Who's Filing Now?

Once again, as Wall Street waits for happy hour, we Fools wade into 8-K filings that, if the timing is to be believed, executives would rather you not read.

Kicking off today's list is this filing from SUPERVALU (NYSE: SVU  ) , which provided details of a legal setback that came to light a week ago. Former regional chain operator Jonathan Johnson won a $16 million judgment against the grocer on June 6, Reuters reported.

Friday's 8-K says that Johnson's suit "lacks merit" and adds that SUPERVALU is willing to appeal to the Supreme Court of Virginia, even though the judgment wouldn't materially impact results.

More mystifying is this filing from Harley-Davidson (NYSE: HOG  ) , which, interestingly, offers investors a bit of good news: On June 1, the SEC dropped its investigation into whether a disappointing 2005 financial report misled investors. Perhaps the king of the road didn't want to remind anyone of its somewhat sordid past?

Hang on while we remove this foot from our CEO's mouth ...
Perhaps, but, really Harley, you don't know what embarrassing is. But BioSante Pharmaceuticals (AMEX: BPA  ) CEO Stephen Simes does.

On Friday, the company attempted to explain away Simes' apparent desire for a merger. Here's the exact quote, apparently taken from a presentation during Simes' recent trip to Israel and published by Globes, an Israeli business daily:

I invite Israeli companies to merge with us ... We've been thinking for a long time about licensing the products of Israeli companies, and we recently began thinking -- why not a merger? We're already in talks with two or three possible companies, but we're open to proposals from anyone who can demonstrate products that are synergetic with ours.

Now, here is BioSante's take as described in the 8-K:

... As disclosed in BioSante's most recent annual report on Form 10-K, one of BioSante's strategic goals is to license or otherwise acquire other products that will add value to BioSante's current product portfolio, and as a matter of course, BioSante from time to time engages in discussions with third parties regarding the licensing or acquisition of products.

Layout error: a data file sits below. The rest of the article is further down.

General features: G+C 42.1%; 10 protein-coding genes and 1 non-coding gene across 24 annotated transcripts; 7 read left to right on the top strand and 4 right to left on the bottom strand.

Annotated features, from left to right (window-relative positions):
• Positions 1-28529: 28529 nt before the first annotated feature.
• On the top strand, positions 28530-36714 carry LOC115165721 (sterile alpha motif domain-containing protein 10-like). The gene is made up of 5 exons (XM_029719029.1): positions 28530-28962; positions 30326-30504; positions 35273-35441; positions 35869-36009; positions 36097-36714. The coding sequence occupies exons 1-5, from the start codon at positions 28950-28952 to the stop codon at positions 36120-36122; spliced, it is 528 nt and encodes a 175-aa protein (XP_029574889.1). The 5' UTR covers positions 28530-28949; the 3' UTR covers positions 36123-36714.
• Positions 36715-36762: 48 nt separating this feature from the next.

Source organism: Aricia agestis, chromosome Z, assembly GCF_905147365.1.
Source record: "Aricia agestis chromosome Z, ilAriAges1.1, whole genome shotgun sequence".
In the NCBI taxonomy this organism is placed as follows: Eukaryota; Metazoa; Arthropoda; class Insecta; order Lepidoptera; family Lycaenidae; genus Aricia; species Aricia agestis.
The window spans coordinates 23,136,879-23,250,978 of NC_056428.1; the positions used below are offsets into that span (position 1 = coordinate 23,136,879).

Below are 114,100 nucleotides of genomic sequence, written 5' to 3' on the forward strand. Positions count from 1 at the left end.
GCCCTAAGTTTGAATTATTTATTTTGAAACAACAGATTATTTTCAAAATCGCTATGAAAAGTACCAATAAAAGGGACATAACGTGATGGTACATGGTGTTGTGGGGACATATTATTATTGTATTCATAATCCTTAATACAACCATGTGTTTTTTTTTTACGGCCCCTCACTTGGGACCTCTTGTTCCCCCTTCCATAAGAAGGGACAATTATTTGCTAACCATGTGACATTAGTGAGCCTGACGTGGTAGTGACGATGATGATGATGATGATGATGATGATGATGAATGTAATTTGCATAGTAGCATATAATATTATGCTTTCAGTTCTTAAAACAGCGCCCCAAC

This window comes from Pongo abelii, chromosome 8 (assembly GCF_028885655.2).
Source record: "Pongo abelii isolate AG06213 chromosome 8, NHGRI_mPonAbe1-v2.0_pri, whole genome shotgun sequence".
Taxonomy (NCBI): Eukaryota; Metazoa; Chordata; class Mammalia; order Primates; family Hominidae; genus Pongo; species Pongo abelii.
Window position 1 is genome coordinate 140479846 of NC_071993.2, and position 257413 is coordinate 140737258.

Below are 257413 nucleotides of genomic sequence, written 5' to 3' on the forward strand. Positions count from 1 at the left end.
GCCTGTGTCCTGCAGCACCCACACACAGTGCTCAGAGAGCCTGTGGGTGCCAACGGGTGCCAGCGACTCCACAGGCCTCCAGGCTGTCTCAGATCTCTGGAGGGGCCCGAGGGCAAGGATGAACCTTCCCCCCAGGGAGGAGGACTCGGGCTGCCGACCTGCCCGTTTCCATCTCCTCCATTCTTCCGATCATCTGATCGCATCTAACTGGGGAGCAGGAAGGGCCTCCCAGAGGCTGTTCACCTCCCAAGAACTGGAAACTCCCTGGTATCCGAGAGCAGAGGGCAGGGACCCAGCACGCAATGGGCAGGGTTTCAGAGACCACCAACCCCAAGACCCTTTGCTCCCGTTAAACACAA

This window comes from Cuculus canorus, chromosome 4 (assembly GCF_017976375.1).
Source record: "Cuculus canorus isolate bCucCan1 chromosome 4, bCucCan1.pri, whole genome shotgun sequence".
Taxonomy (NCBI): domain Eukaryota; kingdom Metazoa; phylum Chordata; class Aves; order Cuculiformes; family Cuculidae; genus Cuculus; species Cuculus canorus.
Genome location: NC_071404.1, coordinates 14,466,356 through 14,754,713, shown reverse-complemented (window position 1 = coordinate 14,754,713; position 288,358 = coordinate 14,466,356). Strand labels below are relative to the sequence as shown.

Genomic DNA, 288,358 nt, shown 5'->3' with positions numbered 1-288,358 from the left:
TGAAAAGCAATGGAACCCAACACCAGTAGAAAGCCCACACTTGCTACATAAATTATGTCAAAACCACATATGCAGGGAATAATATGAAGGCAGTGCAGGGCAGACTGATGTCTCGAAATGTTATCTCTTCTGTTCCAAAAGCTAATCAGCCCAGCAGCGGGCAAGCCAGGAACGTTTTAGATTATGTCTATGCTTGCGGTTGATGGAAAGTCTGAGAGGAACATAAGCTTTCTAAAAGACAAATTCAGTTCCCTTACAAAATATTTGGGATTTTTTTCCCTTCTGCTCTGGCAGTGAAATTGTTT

Translation: He didn't mean a merger, he meant an acquisition of intellectual property. Yeah, I don't buy it either.

We'd rather get paid now, thanks
Nor do I think it's necessary for WellCare Health Plans (NYSE: WCG  ) to front its board members $85,000 each just for showing up.

Yet that seems to be what we have here. On June 7, WellCare's board members approved new stock options grants for themselves worth at least $85,000 each. I say "at least," because the chairman of the audit committee receives a larger share, worth $115,000.

Truth be told, these payments really aren't that outrageous. Sure, they're large, but they're easily affordable for WellCare, an insurer that produced $4.2 billion in revenue over the trailing 12 months. What irks me is the conditions of the grants. Quoting from the 8-K: "The stock options are awarded as of June 12, 2007, are immediately vested, and expire after four and one-half years." [Emphasis mine.]

Translation: Can you make that check out to cash?

Hey, fellas, here's an idea: How about you take a little risk? You know, like the common shareholders you purport to serve? Shameful.

Get lost, get a raise
But my favorite filing this week comes from eHealth (Nasdaq: EHTH  ) , an Internet-based insurance agency that announced Chief Operating Officer Robert Fahlman resigned from his post, only to be rehired the next day. Quoting from the 8-K:

Mr. Fahlman resigned from his present position of employment with the Company as senior vice president, carrier relations, and chief operating officer .... effective June 6, 2007 and was rehired on June 7, 2007 with the title of Licensed Writing Agent ... The Company will pay Mr. Fahlman $165 per hour for his services. [Emphasis mine.]

Notice the hourly rate. Fahlman just got a raise. According to the proxy statement, he made $333,127 in salary, bonuses, and perks during 2006. That's $160 per hour if you assume a 40-hour workweek.

To be fair, Fahlman, as a contractor, will probably scale back his hours on the job, netting him less pay on a gross basis. Still, it has to be sweet to walk away and come back knowing you could earn more if you really wanted to. If only shareholders could get that deal.

Think you've found a late filing we Fools should see? Let me know.

Fool contributor Tim Beyers, who is ranked 7,384 out of more than 30,000 rated investors in our Motley Fool CAPS investor intelligence database, usually favors two scoops of ice cream over the inside scoop. Tim didn't own shares in any of the companies mentioned in this article at the time of publication. Tim's portfolio holdings can be found at his Fool profile. His thoughts on SEC filings, Foolishness, and investing in general may be found in his blog. The Motley Fool's disclosure policy may be filed under "F" for fair, or Foolish.


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